Amazon behaving badly

The Net's No. 1 store has come under fire lately -- for weird listings, rude service, and censorship, among other crimes. Is it time to shop for a new online retailer?

Is the "world's biggest store" going through an awkward phase, or has it just gotten so arrogant that it no longer cares what its customers think?

First, the awkwardness. Cringester C. Z. visited Amazon's computing and Internet books page recently and found the following tome listed as the top best seller: YOU: Being Beautiful: The Owner's Manual to Inner and Outer Beauty.

No, this is not a book about Ubuntu. It's about "rediscovering your beauty... but not some superficial and vapid pursuit that belongs to the mirror-loving, tight-pants-wearing narcissists of the world [pdf]."

When I visited the site, YOU was no longer on the computing bestseller list. But it is still listed as a programming book. There's a 30-second video of the authors on the book's landing page: Dr. Mehmet Oz -- a normal-looking if not exactly telegenic person, and Dr. Mike Roizen, who, well, have you seen Beauty and the Beast? He's not the beauty.


(I'm sure he's gorgeous on the inside. But if you look like a troll on the outside, maybe you should hire an actor to hawk your beauty book. I'm just saying...)

Wait, it gets weirder. Being in the book trade himself, C. Z. was curious about how this happened, so he e-mailed a note inquiring why Amazon thinks a beauty book belongs in the computing department. He got back a response from "Ravikanth K" that, well, speaks for itself:

From your message I understand that you're concerned about "Being Beautiful: The Owner's Manual to Inner and Outer Beauty" is the best seller in the computer/Internet category? I browsed our website for you and found this item that most closely matches what you were asking for is a best seller book in our website and our website the best seller of books on internet. I hope this is what you hoped to find. However if you don't intend to know about this issue, please do write back to us by clicking this link below....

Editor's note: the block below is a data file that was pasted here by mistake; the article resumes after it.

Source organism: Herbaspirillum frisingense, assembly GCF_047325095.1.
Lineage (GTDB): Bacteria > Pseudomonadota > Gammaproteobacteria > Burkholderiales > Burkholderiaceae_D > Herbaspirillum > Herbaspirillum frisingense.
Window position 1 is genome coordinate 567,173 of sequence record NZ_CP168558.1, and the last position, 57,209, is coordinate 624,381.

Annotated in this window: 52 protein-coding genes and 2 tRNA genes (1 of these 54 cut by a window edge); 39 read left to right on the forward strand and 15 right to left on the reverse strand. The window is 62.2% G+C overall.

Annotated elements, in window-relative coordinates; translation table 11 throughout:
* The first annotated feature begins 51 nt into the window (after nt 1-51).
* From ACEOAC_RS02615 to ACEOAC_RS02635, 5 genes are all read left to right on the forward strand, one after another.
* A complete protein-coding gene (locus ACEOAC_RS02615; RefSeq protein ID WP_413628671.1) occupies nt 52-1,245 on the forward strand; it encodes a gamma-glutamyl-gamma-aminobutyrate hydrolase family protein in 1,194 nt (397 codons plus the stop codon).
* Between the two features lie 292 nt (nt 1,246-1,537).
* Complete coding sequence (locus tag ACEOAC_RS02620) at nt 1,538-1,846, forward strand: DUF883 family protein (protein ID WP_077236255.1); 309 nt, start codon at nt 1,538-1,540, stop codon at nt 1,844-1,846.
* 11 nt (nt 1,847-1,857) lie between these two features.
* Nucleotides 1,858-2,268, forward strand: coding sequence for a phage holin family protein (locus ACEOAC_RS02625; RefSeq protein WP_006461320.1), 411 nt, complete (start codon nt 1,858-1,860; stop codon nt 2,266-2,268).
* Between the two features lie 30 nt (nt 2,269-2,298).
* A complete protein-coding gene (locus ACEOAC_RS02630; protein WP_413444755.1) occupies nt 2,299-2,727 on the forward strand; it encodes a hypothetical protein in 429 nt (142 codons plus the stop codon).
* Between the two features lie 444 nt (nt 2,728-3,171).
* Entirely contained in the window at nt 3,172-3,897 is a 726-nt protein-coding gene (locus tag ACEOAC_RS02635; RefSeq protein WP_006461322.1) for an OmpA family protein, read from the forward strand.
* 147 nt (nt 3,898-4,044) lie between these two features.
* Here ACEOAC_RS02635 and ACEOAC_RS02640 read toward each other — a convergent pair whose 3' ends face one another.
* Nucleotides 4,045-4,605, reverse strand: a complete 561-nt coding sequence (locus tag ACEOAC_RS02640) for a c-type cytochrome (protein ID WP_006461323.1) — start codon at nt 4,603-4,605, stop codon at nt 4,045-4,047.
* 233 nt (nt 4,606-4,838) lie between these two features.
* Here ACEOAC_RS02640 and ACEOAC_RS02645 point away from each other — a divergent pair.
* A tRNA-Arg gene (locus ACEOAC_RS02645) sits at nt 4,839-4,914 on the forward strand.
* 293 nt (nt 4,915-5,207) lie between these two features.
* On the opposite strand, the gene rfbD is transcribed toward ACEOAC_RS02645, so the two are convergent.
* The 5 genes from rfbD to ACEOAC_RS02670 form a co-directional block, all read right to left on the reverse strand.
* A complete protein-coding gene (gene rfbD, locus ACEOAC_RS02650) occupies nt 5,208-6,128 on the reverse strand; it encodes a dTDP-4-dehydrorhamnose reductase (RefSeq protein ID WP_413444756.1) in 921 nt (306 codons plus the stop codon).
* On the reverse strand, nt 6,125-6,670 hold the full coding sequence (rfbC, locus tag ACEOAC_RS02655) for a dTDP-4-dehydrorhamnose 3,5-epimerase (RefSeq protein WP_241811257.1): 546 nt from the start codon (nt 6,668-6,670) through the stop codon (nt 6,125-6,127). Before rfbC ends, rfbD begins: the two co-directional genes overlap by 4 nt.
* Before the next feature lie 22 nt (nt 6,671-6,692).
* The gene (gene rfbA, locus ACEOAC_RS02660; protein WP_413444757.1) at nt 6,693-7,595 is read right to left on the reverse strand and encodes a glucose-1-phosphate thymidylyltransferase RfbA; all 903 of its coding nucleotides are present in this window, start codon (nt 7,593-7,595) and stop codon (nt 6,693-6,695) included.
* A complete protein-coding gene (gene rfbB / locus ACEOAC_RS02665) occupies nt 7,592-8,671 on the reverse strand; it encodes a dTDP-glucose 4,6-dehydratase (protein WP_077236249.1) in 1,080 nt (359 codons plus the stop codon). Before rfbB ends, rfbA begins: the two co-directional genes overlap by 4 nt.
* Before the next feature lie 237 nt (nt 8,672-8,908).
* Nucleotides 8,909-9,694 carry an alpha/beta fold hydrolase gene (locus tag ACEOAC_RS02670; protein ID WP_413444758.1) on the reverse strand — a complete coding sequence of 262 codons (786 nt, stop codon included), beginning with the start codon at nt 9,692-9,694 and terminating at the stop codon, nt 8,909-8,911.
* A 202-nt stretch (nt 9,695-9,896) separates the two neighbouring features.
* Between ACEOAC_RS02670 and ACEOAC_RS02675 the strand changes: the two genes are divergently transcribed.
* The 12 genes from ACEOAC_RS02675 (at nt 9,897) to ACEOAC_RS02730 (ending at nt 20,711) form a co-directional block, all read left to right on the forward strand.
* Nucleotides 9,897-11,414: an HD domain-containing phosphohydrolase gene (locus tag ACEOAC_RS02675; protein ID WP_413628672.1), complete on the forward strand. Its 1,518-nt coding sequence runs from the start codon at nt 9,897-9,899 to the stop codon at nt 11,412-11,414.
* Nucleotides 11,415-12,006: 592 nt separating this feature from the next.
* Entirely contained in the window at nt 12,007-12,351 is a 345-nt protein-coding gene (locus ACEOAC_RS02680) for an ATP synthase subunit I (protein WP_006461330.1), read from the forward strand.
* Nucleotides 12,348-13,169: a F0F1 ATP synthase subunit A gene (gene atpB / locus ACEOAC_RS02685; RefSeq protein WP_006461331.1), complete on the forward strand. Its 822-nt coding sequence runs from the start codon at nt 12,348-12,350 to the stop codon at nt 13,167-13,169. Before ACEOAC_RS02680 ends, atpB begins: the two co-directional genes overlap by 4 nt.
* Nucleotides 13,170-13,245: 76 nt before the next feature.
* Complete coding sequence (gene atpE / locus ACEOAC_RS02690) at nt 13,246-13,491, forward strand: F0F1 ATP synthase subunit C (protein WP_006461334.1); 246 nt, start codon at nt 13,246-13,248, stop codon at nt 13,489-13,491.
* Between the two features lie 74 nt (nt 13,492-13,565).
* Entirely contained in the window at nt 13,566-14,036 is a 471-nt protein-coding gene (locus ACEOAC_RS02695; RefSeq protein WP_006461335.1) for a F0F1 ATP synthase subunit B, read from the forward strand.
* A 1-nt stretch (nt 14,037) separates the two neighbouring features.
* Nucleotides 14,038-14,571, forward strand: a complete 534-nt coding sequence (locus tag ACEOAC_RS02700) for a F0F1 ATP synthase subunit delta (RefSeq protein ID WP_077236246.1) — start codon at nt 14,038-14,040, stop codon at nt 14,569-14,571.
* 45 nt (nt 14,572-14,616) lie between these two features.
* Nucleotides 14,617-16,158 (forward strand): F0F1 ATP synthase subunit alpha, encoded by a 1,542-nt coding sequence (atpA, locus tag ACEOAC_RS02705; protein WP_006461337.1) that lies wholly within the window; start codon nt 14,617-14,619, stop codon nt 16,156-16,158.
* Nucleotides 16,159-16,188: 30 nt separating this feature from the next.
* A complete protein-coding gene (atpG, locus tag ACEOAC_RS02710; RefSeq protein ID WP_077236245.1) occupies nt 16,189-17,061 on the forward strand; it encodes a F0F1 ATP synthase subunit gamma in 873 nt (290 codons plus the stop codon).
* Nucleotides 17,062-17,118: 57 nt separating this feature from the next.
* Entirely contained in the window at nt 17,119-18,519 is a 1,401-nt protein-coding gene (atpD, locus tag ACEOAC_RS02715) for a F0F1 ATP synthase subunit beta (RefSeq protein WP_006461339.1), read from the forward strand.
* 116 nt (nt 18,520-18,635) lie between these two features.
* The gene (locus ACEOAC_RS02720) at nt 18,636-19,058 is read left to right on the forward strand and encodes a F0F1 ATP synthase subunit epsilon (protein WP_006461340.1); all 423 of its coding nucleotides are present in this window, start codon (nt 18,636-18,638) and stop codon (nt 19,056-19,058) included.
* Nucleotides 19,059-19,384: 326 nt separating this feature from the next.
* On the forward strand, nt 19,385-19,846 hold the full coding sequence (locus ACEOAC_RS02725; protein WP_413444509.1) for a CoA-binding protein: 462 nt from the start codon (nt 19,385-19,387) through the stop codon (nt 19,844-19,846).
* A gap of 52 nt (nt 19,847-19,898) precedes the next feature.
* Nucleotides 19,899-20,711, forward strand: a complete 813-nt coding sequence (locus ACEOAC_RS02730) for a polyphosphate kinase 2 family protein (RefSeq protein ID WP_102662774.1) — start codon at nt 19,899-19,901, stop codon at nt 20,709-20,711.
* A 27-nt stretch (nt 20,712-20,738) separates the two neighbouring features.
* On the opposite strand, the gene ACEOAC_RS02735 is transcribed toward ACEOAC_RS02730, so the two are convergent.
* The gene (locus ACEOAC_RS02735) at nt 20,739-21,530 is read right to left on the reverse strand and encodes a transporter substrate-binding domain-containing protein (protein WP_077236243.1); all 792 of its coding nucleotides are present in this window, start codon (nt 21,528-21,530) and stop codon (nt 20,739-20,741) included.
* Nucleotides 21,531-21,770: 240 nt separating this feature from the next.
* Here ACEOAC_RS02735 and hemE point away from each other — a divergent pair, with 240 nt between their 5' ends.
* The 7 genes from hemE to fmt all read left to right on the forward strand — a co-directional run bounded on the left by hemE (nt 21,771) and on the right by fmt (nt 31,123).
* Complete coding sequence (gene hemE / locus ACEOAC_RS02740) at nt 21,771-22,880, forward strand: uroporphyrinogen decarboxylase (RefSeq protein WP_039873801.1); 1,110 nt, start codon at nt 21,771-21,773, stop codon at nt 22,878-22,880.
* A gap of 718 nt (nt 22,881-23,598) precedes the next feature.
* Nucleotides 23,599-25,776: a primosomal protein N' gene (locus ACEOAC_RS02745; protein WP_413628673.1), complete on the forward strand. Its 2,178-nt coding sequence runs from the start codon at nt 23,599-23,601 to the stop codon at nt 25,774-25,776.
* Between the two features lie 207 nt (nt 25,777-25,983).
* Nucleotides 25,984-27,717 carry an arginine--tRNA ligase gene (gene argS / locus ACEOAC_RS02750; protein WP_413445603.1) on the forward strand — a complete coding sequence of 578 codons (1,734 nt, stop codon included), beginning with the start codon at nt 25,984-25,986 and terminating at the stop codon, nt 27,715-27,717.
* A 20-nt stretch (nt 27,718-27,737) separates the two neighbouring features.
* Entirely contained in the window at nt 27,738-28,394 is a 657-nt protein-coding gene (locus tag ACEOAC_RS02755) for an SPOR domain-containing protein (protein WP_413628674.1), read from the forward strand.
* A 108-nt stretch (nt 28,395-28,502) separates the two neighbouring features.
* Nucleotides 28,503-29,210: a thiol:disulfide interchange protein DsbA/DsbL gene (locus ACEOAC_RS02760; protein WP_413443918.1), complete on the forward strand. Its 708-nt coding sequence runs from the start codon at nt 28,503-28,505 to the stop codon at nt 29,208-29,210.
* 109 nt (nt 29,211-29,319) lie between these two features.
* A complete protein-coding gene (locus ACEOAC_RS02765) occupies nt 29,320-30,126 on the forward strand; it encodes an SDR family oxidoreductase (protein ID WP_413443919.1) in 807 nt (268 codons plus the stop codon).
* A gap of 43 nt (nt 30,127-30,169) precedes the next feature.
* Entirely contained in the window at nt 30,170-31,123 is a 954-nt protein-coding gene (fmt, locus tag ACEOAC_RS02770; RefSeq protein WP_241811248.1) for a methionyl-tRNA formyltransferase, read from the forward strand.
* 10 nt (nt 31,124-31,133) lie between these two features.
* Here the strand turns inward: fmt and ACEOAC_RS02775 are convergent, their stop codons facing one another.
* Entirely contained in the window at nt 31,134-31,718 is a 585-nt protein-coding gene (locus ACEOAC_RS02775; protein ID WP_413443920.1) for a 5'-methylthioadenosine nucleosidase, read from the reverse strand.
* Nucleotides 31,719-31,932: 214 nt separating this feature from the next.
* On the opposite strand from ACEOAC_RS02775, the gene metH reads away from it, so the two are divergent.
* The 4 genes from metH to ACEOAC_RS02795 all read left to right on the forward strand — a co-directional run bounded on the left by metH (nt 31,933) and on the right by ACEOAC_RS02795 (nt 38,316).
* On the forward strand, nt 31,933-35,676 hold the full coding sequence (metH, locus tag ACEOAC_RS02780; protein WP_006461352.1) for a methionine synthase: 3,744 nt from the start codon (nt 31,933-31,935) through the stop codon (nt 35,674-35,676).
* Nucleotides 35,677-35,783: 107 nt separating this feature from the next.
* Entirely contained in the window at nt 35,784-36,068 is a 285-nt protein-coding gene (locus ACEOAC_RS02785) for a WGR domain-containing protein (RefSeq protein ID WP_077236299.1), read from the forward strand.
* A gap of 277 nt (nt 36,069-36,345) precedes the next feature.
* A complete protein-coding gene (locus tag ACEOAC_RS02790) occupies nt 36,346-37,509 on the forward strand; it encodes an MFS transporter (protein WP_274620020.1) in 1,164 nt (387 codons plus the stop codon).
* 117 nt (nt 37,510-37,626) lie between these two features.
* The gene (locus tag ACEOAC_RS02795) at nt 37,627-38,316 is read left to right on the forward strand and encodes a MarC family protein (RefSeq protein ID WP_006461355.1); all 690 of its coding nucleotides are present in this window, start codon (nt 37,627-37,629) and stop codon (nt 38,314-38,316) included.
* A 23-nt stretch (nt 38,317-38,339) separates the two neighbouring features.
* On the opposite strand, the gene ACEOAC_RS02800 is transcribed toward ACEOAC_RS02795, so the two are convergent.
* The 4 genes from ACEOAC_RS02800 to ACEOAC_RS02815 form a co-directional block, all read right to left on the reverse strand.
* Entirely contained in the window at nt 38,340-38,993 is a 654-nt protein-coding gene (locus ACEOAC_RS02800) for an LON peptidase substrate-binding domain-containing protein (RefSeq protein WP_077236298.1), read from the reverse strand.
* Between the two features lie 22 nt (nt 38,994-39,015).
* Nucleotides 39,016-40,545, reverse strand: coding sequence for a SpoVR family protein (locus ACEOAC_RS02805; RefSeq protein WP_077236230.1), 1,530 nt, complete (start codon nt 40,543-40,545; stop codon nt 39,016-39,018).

C. Z.'s conclusion: "Now I think I understand why the items in the Computers and Internet Bestseller list are so odd."

That's not the only oddness coming out of Amazon lately. An anonymous Cringester claims Amazon is canceling the accounts of users who return too many items. He posted an e-mail he claims to have received from Amazon on the SlickDeals forum:

A careful review of your account indicates you've experienced an extraordinary number of incidents with your orders and corresponding shipments. In the normal course of business, the occasional problem is inevitable. The rate at which such problems have occurred on your account is extraordinary, however, and cannot continue. Effective immediately, your account is closed and you are no longer able to shop in our store....If you were to open a new account, the same will result and it will also be closed. ... We appreciate your cooperation in refraining from using our web site.

Also: You are now forbidden from using the words "Amazon," "one-click," or "Bezos" in ordinary conversation. And if you could refrain from reading anything except e-mails from our customer support department, we'd appreciate it. Thank you. -- Amazon 

Then there are the reports of Amazon deleting user reviews criticizing the use of DRM in games like Spore and Crysis Warhead -- then blaming it on a "system glitch" when the story goes public. This is far from the only time Amazon has been accused of censoring user reviews it doesn't like.

So as we enter the holiday shopping madness, I've got to ask: Has Amazon jumped the shark? And if so, where else should we go to stuff our stockings?

Have an Amazon horror story -- or some feel-good news to share? Post it below or e-mail me here: cringe (at) infoworld (dot) com.